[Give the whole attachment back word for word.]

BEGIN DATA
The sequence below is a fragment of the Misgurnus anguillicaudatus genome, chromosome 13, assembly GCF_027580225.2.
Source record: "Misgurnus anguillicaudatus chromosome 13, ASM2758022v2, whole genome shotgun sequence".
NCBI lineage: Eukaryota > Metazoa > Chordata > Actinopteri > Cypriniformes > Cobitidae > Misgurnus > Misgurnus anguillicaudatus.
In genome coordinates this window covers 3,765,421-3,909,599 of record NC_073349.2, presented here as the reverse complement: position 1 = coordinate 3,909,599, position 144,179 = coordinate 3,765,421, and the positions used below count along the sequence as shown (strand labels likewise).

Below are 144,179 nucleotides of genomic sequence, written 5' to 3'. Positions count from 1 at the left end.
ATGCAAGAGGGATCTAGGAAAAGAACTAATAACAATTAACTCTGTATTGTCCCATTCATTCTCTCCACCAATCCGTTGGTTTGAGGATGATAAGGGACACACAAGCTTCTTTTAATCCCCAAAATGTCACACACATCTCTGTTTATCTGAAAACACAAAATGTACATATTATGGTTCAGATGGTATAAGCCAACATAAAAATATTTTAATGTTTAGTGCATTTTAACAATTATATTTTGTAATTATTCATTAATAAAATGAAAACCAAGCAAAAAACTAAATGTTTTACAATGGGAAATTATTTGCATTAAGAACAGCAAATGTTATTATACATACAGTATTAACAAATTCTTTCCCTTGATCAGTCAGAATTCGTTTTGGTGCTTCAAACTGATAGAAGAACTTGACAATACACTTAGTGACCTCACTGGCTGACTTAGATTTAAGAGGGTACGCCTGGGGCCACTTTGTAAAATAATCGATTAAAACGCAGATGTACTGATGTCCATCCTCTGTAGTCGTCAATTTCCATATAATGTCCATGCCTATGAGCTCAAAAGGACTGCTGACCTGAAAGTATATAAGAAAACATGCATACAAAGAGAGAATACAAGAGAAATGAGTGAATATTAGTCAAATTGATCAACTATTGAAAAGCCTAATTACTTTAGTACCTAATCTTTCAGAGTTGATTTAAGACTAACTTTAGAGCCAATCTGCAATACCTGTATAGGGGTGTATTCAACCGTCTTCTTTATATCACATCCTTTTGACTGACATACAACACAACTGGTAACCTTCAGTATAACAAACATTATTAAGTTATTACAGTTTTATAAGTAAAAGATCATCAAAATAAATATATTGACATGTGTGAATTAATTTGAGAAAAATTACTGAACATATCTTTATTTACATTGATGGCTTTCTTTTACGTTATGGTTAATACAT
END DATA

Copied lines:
The sequence below is a fragment of the Misgurnus anguillicaudatus genome, chromosome 13, assembly GCF_027580225.2.
Source record: "Misgurnus anguillicaudatus chromosome 13, ASM2758022v2, whole genome shotgun sequence".
NCBI lineage: Eukaryota > Metazoa > Chordata > Actinopteri > Cypriniformes > Cobitidae > Misgurnus > Misgurnus anguillicaudatus.
In genome coordinates this window covers 3,765,421-3,909,599 of record NC_073349.2, presented here as the reverse complement: position 1 = coordinate 3,909,599, position 144,179 = coordinate 3,765,421, and the positions used below count along the sequence as shown (strand labels likewise).

Below are 144,179 nucleotides of genomic sequence, written 5' to 3'. Positions count from 1 at the left end.
ATGCAAGAGGGATCTAGGAAAAGAACTAATAACAATTAACTCTGTATTGTCCCATTCATTCTCTCCACCAATCCGTTGGTTTGAGGATGATAAGGGACACACAAGCTTCTTTTAATCCCCAAAATGTCACACACATCTCTGTTTATCTGAAAACACAAAATGTACATATTATGGTTCAGATGGTATAAGCCAACATAAAAATATTTTAATGTTTAGTGCATTTTAACAATTATATTTTGTAATTATTCATTAATAAAATGAAAACCAAGCAAAAAACTAAATGTTTTACAATGGGAAATTATTTGCATTAAGAACAGCAAATGTTATTATACATACAGTATTAACAAATTCTTTCCCTTGATCAGTCAGAATTCGTTTTGGTGCTTCAAACTGATAGAAGAACTTGACAATACACTTAGTGACCTCACTGGCTGACTTAGATTTAAGAGGGTACGCCTGGGGCCACTTTGTAAAATAATCGATTAAAACGCAGATGTACTGATGTCCATCCTCTGTAGTCGTCAATTTCCATATAATGTCCATGCCTATGAGCTCAAAAGGACTGCTGACCTGAAAGTATATAAGAAAACATGCATACAAAGAGAGAATACAAGAGAAATGAGTGAATATTAGTCAAATTGATCAACTATTGAAAAGCCTAATTACTTTAGTACCTAATCTTTCAGAGTTGATTTAAGACTAACTTTAGAGCCAATCTGCAATACCTGTATAGGGGTGTATTCAACCGTCTTCTTTATATCACATCCTTTTGACTGACATACAACACAACTGGTAACCTTCAGTATAACAAACATTATTAAGTTATTACAGTTTTATAAGTAAAAGATCATCAAAATAAATATATTGACATGTGTGAATTAATTTGAGAAAAATTACTGAACATATCTTTATTTACATTGATGGCTTTCTTTTACGTTATGGTTAATACAT